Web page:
“We are convinced that if we work together will all the stakeholders providing the necessary input we will have the expertise to build a working system specifically for our airport,” he says.

As protecting passenger privacy needs to be high on the project’s agenda the airport is also going to work closely with the relevant institutions for protecting citizen data in the Netherlands. “A policy of total transparency is the best way to produce a privacy-by-design solution,” says Vroonhoven.

The two proof of concept projects will be based within the biometric border control zone and the second for a new biometric boarding facility which passengers can opt to use. “By choosing these two we hope to cover all aspects of the airport process chain,” he says.

With the border control project, management realised that is was a sensitive process that needed to be thoroughly tested in the most appropriate way. The airport has therefore chosen a place in a terminal where the new system can be tested but compliancy with the statute-driven border controls is still guaranteed. It was also essential that normal border control operations were not hindered in any way.

“Specifically the pilot is designed to test large scale biometrics and the Vision Box on the move system,” he adds. The test site consists of a Schengen zone on the one side, a non-Schengen zone on the other and a border crossing zone in the middle. In front of the crossing zone there are two biometric enrolment stations. There are also two gates in the testing zone – one existing technology e-gate for automatic border passage and the new on-the-move gate which is designed for passengers to pass through without having to stop their journey through the zone to have documents checked or facial recognition authenticated by a static camera.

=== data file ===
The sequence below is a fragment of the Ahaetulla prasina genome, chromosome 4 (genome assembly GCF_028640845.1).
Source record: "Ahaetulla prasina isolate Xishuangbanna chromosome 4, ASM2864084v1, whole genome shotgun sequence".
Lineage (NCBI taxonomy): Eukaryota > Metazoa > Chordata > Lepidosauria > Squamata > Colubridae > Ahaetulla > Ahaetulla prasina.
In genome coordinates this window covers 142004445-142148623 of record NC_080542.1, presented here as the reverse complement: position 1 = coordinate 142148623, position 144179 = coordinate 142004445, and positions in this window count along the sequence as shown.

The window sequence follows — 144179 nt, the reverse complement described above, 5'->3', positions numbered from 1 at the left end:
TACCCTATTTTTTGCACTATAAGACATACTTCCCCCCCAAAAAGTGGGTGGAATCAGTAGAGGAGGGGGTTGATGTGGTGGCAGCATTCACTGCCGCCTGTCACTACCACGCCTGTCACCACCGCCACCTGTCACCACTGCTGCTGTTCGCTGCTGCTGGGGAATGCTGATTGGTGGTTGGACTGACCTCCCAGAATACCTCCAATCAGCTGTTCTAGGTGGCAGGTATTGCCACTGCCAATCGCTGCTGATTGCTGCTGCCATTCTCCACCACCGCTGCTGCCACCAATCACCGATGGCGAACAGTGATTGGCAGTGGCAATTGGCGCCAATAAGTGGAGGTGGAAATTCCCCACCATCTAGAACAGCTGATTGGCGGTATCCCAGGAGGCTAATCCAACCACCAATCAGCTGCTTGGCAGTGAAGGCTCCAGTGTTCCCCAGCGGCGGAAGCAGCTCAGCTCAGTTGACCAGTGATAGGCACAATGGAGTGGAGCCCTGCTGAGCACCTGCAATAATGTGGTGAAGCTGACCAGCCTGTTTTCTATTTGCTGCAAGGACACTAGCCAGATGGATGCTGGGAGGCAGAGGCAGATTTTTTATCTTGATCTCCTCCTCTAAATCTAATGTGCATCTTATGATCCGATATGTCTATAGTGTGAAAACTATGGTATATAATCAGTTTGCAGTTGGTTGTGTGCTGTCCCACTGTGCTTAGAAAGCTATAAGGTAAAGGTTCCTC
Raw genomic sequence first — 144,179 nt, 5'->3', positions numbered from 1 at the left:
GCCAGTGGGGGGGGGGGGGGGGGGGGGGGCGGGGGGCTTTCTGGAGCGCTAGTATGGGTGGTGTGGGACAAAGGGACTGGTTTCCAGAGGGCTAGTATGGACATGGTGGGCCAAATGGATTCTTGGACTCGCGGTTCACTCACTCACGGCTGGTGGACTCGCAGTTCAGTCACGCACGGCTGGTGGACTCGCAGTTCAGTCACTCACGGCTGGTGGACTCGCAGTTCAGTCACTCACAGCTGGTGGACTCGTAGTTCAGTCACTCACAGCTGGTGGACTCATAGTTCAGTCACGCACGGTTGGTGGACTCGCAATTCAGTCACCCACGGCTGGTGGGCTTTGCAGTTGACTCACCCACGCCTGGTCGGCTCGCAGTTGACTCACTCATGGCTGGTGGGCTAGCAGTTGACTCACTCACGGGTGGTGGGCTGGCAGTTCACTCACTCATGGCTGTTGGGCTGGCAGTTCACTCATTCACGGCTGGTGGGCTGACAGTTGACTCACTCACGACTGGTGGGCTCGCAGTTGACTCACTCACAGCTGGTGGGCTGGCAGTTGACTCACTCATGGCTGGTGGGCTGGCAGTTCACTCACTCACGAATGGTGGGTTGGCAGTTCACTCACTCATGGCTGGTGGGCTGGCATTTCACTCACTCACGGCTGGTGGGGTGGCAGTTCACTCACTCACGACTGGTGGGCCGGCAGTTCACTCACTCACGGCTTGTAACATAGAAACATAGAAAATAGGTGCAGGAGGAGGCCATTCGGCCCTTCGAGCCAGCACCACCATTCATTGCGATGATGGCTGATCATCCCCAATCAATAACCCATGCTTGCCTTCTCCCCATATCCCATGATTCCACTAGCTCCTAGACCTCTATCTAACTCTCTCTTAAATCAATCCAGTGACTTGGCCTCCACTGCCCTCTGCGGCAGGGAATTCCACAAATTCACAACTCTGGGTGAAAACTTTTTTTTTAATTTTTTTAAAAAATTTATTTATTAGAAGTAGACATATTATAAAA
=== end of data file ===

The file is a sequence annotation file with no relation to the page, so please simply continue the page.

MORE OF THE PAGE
The idea is that the pilot will be operated as a dual system process so that there will always be the option for border control staff to revert to using the traditional stop and start automatic e-gates but hopefully over time trust in the faster walk through system will see those gates being used more often. This obviously depends on the technology working well and passengers and border staff having complete trust in the newer technology.

“The new gates will be tested for both speed and accuracy,” Vroonhoven told delegates. “We hope to be the first airport to use these new gates in our everyday operations. That will be an exciting development in passenger security at airports.”

The new walk through gates are longer than the traditional automatic border gates and make use of two cameras in order for a passenger to walk through without stopping. The cameras rely on each passenger’s natural and normal walking motion to obtain a readable facial image “on the fly.”

The second proof of concept pilot is being held in the boarding area. Technology and information transfer via a biometric platform should provide important insight into how the boarding process can be changed and simplified in the future. Similar to the immigration and border control test site, the boarding pilot will be held in a “sterile” area of the airport to ensure that the normal staffed boarding gate operations are not negatively impacted upon.

The airport has established two biometric enrolment stations for passengers who want to use the automatic boarding gates. And next to the new automatic gates will be a staffed gate so that staff and passengers have both options available if there are any technological glitches or the boarding area becomes extremely busy.